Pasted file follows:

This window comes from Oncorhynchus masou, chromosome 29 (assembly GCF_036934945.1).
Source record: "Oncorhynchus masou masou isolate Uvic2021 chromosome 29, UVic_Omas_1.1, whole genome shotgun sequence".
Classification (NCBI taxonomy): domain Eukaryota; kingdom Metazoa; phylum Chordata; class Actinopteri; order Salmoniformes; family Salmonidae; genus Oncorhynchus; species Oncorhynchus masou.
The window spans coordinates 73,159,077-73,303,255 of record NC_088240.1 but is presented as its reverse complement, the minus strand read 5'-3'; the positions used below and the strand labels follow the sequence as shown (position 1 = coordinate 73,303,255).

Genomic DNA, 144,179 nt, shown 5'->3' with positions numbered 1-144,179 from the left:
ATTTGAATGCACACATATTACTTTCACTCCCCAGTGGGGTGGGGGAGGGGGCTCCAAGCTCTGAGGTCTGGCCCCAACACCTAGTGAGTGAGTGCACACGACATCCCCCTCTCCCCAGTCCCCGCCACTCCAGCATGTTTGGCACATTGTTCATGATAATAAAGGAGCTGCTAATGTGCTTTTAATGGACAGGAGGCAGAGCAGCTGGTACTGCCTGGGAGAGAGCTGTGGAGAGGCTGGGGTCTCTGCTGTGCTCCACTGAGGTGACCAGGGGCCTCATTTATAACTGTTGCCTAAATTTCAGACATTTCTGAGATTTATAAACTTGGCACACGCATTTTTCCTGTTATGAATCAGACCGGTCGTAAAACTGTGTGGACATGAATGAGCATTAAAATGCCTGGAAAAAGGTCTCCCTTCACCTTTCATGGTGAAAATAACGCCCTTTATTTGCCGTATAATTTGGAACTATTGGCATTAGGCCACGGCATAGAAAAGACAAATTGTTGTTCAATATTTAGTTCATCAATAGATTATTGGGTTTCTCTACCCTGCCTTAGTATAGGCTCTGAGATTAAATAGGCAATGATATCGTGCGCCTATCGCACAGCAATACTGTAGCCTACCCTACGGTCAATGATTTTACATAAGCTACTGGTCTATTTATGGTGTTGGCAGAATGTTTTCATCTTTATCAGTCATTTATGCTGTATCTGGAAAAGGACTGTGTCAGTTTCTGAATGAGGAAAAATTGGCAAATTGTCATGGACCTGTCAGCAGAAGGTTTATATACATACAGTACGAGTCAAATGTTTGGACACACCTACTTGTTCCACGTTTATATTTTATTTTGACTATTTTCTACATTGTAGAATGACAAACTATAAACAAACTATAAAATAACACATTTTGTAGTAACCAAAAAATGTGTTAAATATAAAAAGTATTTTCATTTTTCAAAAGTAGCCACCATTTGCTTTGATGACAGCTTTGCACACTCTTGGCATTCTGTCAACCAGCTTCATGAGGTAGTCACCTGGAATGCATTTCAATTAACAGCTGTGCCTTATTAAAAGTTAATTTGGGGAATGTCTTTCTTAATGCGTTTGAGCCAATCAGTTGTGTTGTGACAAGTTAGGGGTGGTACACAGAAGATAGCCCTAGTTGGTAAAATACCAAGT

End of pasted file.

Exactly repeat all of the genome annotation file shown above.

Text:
This window comes from Oncorhynchus masou, chromosome 29 (assembly GCF_036934945.1).
Source record: "Oncorhynchus masou masou isolate Uvic2021 chromosome 29, UVic_Omas_1.1, whole genome shotgun sequence".
Classification (NCBI taxonomy): domain Eukaryota; kingdom Metazoa; phylum Chordata; class Actinopteri; order Salmoniformes; family Salmonidae; genus Oncorhynchus; species Oncorhynchus masou.
The window spans coordinates 73,159,077-73,303,255 of record NC_088240.1 but is presented as its reverse complement, the minus strand read 5'-3'; the positions used below and the strand labels follow the sequence as shown (position 1 = coordinate 73,303,255).

Genomic DNA, 144,179 nt, shown 5'->3' with positions numbered 1-144,179 from the left:
ATTTGAATGCACACATATTACTTTCACTCCCCAGTGGGGTGGGGGAGGGGGCTCCAAGCTCTGAGGTCTGGCCCCAACACCTAGTGAGTGAGTGCACACGACATCCCCCTCTCCCCAGTCCCCGCCACTCCAGCATGTTTGGCACATTGTTCATGATAATAAAGGAGCTGCTAATGTGCTTTTAATGGACAGGAGGCAGAGCAGCTGGTACTGCCTGGGAGAGAGCTGTGGAGAGGCTGGGGTCTCTGCTGTGCTCCACTGAGGTGACCAGGGGCCTCATTTATAACTGTTGCCTAAATTTCAGACATTTCTGAGATTTATAAACTTGGCACACGCATTTTTCCTGTTATGAATCAGACCGGTCGTAAAACTGTGTGGACATGAATGAGCATTAAAATGCCTGGAAAAAGGTCTCCCTTCACCTTTCATGGTGAAAATAACGCCCTTTATTTGCCGTATAATTTGGAACTATTGGCATTAGGCCACGGCATAGAAAAGACAAATTGTTGTTCAATATTTAGTTCATCAATAGATTATTGGGTTTCTCTACCCTGCCTTAGTATAGGCTCTGAGATTAAATAGGCAATGATATCGTGCGCCTATCGCACAGCAATACTGTAGCCTACCCTACGGTCAATGATTTTACATAAGCTACTGGTCTATTTATGGTGTTGGCAGAATGTTTTCATCTTTATCAGTCATTTATGCTGTATCTGGAAAAGGACTGTGTCAGTTTCTGAATGAGGAAAAATTGGCAAATTGTCATGGACCTGTCAGCAGAAGGTTTATATACATACAGTACGAGTCAAATGTTTGGACACACCTACTTGTTCCACGTTTATATTTTATTTTGACTATTTTCTACATTGTAGAATGACAAACTATAAACAAACTATAAAATAACACATTTTGTAGTAACCAAAAAATGTGTTAAATATAAAAAGTATTTTCATTTTTCAAAAGTAGCCACCATTTGCTTTGATGACAGCTTTGCACACTCTTGGCATTCTGTCAACCAGCTTCATGAGGTAGTCACCTGGAATGCATTTCAATTAACAGCTGTGCCTTATTAAAAGTTAATTTGGGGAATGTCTTTCTTAATGCGTTTGAGCCAATCAGTTGTGTTGTGACAAGTTAGGGGTGGTACACAGAAGATAGCCCTAGTTGGTAAAATACCAAGT